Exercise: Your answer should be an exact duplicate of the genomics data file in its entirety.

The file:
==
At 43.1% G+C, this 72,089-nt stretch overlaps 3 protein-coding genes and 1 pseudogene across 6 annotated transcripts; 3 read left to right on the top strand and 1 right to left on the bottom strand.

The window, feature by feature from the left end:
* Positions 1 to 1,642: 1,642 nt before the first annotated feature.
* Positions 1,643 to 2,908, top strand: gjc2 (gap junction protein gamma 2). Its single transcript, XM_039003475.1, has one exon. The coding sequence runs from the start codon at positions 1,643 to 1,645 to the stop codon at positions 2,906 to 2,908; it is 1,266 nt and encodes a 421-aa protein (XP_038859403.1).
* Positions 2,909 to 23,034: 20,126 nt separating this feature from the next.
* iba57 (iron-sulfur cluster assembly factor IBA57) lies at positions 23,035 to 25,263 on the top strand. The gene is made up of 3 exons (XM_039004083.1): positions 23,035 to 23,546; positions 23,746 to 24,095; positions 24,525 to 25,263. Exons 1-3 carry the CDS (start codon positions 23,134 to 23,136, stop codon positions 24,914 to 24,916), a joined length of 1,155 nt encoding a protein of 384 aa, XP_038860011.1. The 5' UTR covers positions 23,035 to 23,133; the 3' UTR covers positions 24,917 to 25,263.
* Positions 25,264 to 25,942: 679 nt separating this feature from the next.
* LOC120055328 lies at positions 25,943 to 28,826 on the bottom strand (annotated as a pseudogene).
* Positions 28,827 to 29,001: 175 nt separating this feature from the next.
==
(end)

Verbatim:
At 43.1% G+C, this 72,089-nt stretch overlaps 3 protein-coding genes and 1 pseudogene across 6 annotated transcripts; 3 read left to right on the top strand and 1 right to left on the bottom strand.

The window, feature by feature from the left end:
* Positions 1 to 1,642: 1,642 nt before the first annotated feature.
* Positions 1,643 to 2,908, top strand: gjc2 (gap junction protein gamma 2). Its single transcript, XM_039003475.1, has one exon. The coding sequence runs from the start codon at positions 1,643 to 1,645 to the stop codon at positions 2,906 to 2,908; it is 1,266 nt and encodes a 421-aa protein (XP_038859403.1).
* Positions 2,909 to 23,034: 20,126 nt separating this feature from the next.
* iba57 (iron-sulfur cluster assembly factor IBA57) lies at positions 23,035 to 25,263 on the top strand. The gene is made up of 3 exons (XM_039004083.1): positions 23,035 to 23,546; positions 23,746 to 24,095; positions 24,525 to 25,263. Exons 1-3 carry the CDS (start codon positions 23,134 to 23,136, stop codon positions 24,914 to 24,916), a joined length of 1,155 nt encoding a protein of 384 aa, XP_038860011.1. The 5' UTR covers positions 23,035 to 23,133; the 3' UTR covers positions 24,917 to 25,263.
* Positions 25,264 to 25,942: 679 nt separating this feature from the next.
* LOC120055328 lies at positions 25,943 to 28,826 on the bottom strand (annotated as a pseudogene).
* Positions 28,827 to 29,001: 175 nt separating this feature from the next.